If schools focused on individual student’s natural interests and real-life reasons to learn, there would be little need for elaborate standardized testing systems. People would realize that there are many ways to evaluate learning and the best ones focus on the student.

Imagine how different education would be and how much more everyone would learn if teachers and administrators actually collaborated with students to help them self-evaluate and assess for themselves whether they learned what they wanted to learn.

Since I don’t believe it actually accomplishes the goal, I’m not going to waste my energy cheering for standardized testing as a major method of forcing school accountability either. However, I do understand that this was bound to happen in a system based on compulsory funding, where individuals are not free to opt out.

As a result of government involvement in education, we have created institutions that are now almost completely focused on the continual testing and standardizing of students. This is producing young people whose main method of determining whether they should bother learning something or not is to robotically ask a single standardized question of their own: “Will this be on the test?”

And to me, this is nothing to cheer about.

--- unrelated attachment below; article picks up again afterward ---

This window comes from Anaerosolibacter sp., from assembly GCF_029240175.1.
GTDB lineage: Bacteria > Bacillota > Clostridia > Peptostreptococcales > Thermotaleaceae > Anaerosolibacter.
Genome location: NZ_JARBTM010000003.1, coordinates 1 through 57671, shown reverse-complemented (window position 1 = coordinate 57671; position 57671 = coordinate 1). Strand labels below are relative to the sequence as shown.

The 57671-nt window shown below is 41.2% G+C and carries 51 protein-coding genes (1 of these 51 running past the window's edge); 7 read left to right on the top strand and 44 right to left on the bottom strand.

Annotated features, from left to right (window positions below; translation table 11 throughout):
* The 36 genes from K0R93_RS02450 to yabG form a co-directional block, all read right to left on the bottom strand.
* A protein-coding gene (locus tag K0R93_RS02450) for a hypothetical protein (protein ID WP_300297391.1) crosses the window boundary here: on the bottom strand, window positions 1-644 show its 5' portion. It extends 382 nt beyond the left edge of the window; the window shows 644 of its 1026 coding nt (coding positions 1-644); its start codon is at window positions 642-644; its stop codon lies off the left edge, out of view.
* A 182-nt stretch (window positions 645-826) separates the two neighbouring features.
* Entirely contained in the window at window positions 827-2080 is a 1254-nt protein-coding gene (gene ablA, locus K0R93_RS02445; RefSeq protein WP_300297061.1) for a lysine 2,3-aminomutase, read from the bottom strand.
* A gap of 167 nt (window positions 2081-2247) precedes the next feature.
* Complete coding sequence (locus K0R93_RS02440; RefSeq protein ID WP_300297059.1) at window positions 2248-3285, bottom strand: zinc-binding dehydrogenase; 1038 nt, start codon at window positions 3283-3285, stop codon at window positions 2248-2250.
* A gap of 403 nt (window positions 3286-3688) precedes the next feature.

Hindu teenagers in Britain 'twice as likely as Christians to go to university'

Teenagers from Hindu backgrounds are almost twice as likely to go to university than those of a Christian faith, Government research suggests.

More than three in four (77 per cent) youngsters who describe themselves as Hindu go into higher education, according to statistics gathered for the Department for Education (DfE).

In comparison, less than half (45 per cent) of those that consider themselves Christian go to university.

The figures are drawn from the Longitudinal Survey of Young People in England, which questioned thousands of teenagers.

The findings also show that almost two thirds (63 per cent) of Sikh youngsters choose to take a degree, along with more than half of young Muslims (53 per cent). Just under a third (32 per cent) of those who give their religion as 'none' go to university.

Overall, young people with a religion at age 15 are more likely to be in higher education at age 19 than those without, regardless of their faith, the survey found.

The findings also show that 38 per cent of the white teenagers questioned went on to university, compared to 74 per cent of their Indian peers, 51 per cent of those from Pakistani backgrounds, 53 per cent of those of Bangladeshi origin, 66 per cent of those from Black African backgrounds, 41 per cent of those of Black Caribbean heritage and 40per cent of those from mixed backgrounds.

Professor Steve Strand of Warwick University suggested that religion is a 'proxy' for ethnicity.

He told the Times Educational Supplement that there were a number of factors why different proportions of teenagers from different backgrounds go to university.

Prof Strand said that generally, 'white working class children and their parents often do not see the relevance of the curriculum or of attending university'.

'Asian families, even if they are from difficult socio-economic backgrounds, see education as a way out.'